Too often, education leaders think of schools and programs serving students who have gaps in their education, who are early parents, who are incarcerated or recently have been, who need to work while they finish school, or who don’t fit in our mostly cookie-cutter schools as a distraction or a drag on performance. This excludes millions of kids from the education reform conversation.
How many students are disconnected from traditional education systems because of life circumstances or their choices exactly? No one knows because policymakers and educators don’t even care enough to gather the data that we need to answer that question.
We can, however, cobble together an estimate: ProPublica found that about half a million kids were enrolled in alternative schools—and that number has held relatively steady. Now add to that the 2.1 million kids ages 16-24 who are not in school and do not have a high school diploma. And on any given day, another 43,000 are attending school in a juvenile justice facility (and 70,000 children are being held in immigration detention).
That’s close to 3 million kids— student population that’s more than all the students educated in New York City, Los Angeles, Chicago, Houston and Miami, combined.
Once in a while, you read a heartwarming story about a kid who beat the odds or the teacher who helped them to do it. These stories make great fodder for conferences and the media but obscure or minimize the day-to-day reality for millions of American kids.
At its best, education reform is about a willingness to learn more, constantly strive to do better and endeavor to leave no one behind. But while reform experts work like that on issues such as school choice, curriculum, and teacher effectiveness, when it comes to these disconnected young people the support for change—and capacity to change—is scarce.
We should do better by these students because it’s the right thing to do to help them have a chance at a life with choices, purpose and self-determination. But there is a practical reason as well: Ignoring these students is an enormous missed opportunity because kids who aren’t well-served in traditional settings are not troublemakers, they’re the key to real change and a place to learn lessons that we can apply to the whole system.
This is especially true as the education system becomes more “unbundled” and different “alternative” models become more mainstream in elementary and secondary education. This is why the opportunity to change the life trajectory for kids whose statistical chances are vanishingly small is also arguably the best bet in education reform that no one is making.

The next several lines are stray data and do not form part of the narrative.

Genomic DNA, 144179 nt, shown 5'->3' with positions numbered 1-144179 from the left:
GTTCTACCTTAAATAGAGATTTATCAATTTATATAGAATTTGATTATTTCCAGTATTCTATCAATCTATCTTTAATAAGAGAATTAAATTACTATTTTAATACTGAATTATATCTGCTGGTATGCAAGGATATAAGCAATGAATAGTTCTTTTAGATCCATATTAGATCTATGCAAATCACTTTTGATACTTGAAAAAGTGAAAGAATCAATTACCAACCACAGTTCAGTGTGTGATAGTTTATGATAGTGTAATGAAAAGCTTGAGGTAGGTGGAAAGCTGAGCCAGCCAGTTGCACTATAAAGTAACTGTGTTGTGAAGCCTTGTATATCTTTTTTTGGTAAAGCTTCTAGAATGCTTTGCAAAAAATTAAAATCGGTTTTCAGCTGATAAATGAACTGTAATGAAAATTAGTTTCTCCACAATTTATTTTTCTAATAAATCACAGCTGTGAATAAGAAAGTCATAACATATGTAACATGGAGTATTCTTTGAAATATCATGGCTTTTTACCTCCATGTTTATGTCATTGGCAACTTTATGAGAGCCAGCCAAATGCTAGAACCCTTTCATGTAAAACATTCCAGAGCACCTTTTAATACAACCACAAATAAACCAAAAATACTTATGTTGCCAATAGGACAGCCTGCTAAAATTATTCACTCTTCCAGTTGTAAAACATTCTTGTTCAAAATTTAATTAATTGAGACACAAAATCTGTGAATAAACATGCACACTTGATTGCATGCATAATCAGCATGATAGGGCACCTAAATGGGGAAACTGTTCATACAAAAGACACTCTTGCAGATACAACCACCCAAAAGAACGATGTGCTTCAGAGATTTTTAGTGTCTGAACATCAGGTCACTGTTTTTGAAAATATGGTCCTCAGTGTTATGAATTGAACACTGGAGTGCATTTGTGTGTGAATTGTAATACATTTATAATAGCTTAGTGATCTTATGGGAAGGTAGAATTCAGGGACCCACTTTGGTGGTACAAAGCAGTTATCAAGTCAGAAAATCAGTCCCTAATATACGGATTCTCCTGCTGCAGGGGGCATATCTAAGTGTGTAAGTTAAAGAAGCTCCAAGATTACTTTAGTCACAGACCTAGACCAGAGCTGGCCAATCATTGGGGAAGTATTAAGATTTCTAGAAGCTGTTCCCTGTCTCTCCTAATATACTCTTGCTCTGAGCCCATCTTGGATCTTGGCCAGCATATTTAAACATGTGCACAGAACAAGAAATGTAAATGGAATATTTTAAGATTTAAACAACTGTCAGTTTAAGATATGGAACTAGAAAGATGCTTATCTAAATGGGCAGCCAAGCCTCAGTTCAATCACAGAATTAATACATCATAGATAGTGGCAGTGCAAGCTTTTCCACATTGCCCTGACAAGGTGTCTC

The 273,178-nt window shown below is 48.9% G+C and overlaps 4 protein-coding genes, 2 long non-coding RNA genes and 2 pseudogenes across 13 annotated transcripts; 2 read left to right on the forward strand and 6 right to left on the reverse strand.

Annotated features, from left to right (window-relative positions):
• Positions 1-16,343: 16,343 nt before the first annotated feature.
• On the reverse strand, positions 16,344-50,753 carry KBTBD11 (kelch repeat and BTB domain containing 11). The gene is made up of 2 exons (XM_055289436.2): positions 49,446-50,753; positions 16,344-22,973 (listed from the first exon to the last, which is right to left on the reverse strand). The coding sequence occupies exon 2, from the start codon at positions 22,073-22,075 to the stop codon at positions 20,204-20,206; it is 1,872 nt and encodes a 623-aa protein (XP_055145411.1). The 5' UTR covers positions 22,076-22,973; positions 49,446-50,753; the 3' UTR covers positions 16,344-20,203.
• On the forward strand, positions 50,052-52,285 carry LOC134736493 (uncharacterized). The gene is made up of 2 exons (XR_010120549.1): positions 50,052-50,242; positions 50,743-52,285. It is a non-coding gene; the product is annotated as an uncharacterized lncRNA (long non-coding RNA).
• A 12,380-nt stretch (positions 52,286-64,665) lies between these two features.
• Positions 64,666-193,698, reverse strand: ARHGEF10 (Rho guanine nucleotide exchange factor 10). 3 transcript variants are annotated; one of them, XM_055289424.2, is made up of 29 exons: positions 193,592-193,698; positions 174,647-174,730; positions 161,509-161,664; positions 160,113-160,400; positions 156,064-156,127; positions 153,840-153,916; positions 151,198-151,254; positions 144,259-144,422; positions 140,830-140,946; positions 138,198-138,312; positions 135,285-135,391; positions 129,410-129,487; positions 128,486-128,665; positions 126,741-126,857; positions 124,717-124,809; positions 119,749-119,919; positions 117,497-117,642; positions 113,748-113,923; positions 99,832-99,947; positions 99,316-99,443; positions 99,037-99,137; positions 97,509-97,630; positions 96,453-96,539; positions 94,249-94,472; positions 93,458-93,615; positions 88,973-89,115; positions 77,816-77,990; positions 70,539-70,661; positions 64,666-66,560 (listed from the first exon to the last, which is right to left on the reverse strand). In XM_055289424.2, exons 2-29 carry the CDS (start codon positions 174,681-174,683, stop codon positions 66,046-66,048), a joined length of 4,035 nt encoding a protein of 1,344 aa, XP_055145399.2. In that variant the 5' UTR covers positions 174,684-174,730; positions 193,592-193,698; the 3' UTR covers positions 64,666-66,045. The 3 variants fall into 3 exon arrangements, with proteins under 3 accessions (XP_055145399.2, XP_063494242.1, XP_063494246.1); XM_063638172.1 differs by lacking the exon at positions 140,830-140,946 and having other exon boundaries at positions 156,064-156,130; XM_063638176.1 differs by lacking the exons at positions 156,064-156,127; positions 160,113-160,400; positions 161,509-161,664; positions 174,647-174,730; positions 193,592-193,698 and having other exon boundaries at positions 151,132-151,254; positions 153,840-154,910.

So how can you invest or help create change? Here are three things that can change immediately and without any governmental action or political change:
- For philanthropy: Make a transformative impact immediately by providing resources to direct service providers who serve these students (and the organizations that they rely on for strategy, technical assistance, training and other support). Relatively modest investments will have huge returns in environments where every dollar counts.
- For people who care about equity: Move these students from the periphery to the center of your work by asking how they are included in your work. And if not, ask why not. Anyone who cares about equity and measuring success should constantly ask how the least-visible students are doing.
- For innovators: Solve the pressing problems for highly-mobile students (for example data sharing or coordination among disconnected systems and agencies) and you’ll find yourself with a solution for many more kids, communities and public systems. If challenges get more concentrated in concentric circles, consider starting at the middle and then working your way out rather than the other way around.
For years, policymakers and school leaders have too often treated disconnected kids as though they were a drag on the system. That’s a mistake. Like so many other missed opportunities, the most challenging problem might be the one that in the long run pays off the most.